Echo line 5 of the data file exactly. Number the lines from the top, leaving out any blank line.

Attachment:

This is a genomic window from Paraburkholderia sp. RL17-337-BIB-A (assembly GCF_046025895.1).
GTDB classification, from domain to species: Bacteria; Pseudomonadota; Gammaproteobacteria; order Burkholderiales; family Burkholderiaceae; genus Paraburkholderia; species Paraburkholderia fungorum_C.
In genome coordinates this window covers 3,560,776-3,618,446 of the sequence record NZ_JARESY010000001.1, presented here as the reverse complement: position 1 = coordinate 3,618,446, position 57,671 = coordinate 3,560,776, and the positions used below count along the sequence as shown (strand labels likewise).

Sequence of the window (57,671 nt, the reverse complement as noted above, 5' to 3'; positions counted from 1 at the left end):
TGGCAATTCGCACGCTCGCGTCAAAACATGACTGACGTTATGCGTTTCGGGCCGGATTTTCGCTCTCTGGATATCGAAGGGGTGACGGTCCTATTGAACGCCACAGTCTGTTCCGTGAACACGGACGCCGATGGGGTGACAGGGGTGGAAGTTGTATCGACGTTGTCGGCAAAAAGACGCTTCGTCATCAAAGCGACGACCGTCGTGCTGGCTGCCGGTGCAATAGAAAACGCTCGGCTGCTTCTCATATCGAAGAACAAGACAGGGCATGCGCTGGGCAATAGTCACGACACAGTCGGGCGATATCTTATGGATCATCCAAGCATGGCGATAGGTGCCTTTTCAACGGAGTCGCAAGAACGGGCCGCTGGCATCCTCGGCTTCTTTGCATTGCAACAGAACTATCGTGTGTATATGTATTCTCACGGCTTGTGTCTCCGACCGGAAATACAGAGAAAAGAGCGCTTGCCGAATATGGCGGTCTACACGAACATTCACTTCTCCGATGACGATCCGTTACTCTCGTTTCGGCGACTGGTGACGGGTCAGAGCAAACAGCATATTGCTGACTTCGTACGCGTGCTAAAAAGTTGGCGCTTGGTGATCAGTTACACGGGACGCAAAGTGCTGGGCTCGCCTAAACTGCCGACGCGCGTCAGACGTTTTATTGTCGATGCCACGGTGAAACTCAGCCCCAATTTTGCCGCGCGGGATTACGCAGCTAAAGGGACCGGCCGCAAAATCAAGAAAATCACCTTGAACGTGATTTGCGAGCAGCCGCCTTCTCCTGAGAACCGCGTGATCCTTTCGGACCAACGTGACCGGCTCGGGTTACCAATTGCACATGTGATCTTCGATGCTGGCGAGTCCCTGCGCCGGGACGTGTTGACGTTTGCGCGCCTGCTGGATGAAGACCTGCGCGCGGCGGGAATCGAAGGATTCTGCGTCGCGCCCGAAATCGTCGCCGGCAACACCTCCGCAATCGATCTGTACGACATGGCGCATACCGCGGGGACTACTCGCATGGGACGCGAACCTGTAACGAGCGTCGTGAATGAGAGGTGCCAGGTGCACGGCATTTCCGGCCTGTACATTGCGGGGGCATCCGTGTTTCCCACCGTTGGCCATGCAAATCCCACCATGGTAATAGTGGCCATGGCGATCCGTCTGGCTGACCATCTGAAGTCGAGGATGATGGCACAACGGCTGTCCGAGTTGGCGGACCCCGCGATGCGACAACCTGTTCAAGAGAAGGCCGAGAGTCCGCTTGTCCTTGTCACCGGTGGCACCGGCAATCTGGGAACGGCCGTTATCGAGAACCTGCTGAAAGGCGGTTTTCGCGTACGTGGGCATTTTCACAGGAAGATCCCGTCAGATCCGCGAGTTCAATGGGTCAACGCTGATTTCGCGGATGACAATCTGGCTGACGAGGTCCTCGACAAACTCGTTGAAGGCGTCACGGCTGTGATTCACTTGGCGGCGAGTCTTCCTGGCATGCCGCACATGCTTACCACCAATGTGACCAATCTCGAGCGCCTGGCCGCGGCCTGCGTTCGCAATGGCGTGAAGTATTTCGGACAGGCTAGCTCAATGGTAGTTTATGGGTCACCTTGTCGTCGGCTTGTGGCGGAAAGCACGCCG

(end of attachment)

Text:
TGGCAATTCGCACGCTCGCGTCAAAACATGACTGACGTTATGCGTTTCGGGCCGGATTTTCGCTCTCTGGATATCGAAGGGGTGACGGTCCTATTGAACGCCACAGTCTGTTCCGTGAACACGGACGCCGATGGGGTGACAGGGGTGGAAGTTGTATCGACGTTGTCGGCAAAAAGACGCTTCGTCATCAAAGCGACGACCGTCGTGCTGGCTGCCGGTGCAATAGAAAACGCTCGGCTGCTTCTCATATCGAAGAACAAGACAGGGCATGCGCTGGGCAATAGTCACGACACAGTCGGGCGATATCTTATGGATCATCCAAGCATGGCGATAGGTGCCTTTTCAACGGAGTCGCAAGAACGGGCCGCTGGCATCCTCGGCTTCTTTGCATTGCAACAGAACTATCGTGTGTATATGTATTCTCACGGCTTGTGTCTCCGACCGGAAATACAGAGAAAAGAGCGCTTGCCGAATATGGCGGTCTACACGAACATTCACTTCTCCGATGACGATCCGTTACTCTCGTTTCGGCGACTGGTGACGGGTCAGAGCAAACAGCATATTGCTGACTTCGTACGCGTGCTAAAAAGTTGGCGCTTGGTGATCAGTTACACGGGACGCAAAGTGCTGGGCTCGCCTAAACTGCCGACGCGCGTCAGACGTTTTATTGTCGATGCCACGGTGAAACTCAGCCCCAATTTTGCCGCGCGGGATTACGCAGCTAAAGGGACCGGCCGCAAAATCAAGAAAATCACCTTGAACGTGATTTGCGAGCAGCCGCCTTCTCCTGAGAACCGCGTGATCCTTTCGGACCAACGTGACCGGCTCGGGTTACCAATTGCACATGTGATCTTCGATGCTGGCGAGTCCCTGCGCCGGGACGTGTTGACGTTTGCGCGCCTGCTGGATGAAGACCTGCGCGCGGCGGGAATCGAAGGATTCTGCGTCGCGCCCGAAATCGTCGCCGGCAACACCTCCGCAATCGATCTGTACGACATGGCGCATACCGCGGGGACTACTCGCATGGGACGCGAACCTGTAACGAGCGTCGTGAATGAGAGGTGCCAGGTGCACGGCATTTCCGGCCTGTACATTGCGGGGGCATCCGTGTTTCCCACCGTTGGCCATGCAAATCCCACCATGGTAATAGTGGCCATGGCGATCCGTCTGGCTGACCATCTGAAGTCGAGGATGATGGCACAACGGCTGTCCGAGTTGGCGGACCCCGCGATGCGACAACCTGTTCAAGAGAAGGCCGAGAGTCCGCTTGTCCTTGTCACCGGTGGCACCGGCAATCTGGGAACGGCCGTTATCGAGAACCTGCTGAAAGGCGGTTTTCGCGTACGTGGGCATTTTCACAGGAAGATCCCGTCAGATCCGCGAGTTCAATGGGTCAACGCTGATTTCGCGGATGACAATCTGGCTGACGAGGTCCTCGACAAACTCGTTGAAGGCGTCACGGCTGTGATTCACTTGGCGGCGAGTCTTCCTGGCATGCCGCACATGCTTACCACCAATGTGACCAATCTCGAGCGCCTGGCCGCGGCCTGCGTTCGCAATGGCGTGAAGTATTTCGGACAGGCTAGCTCAATGGTAGTTTATGGGTCACCTTGTCGTCGGCTTGTGGCGGAAAGCACGCCG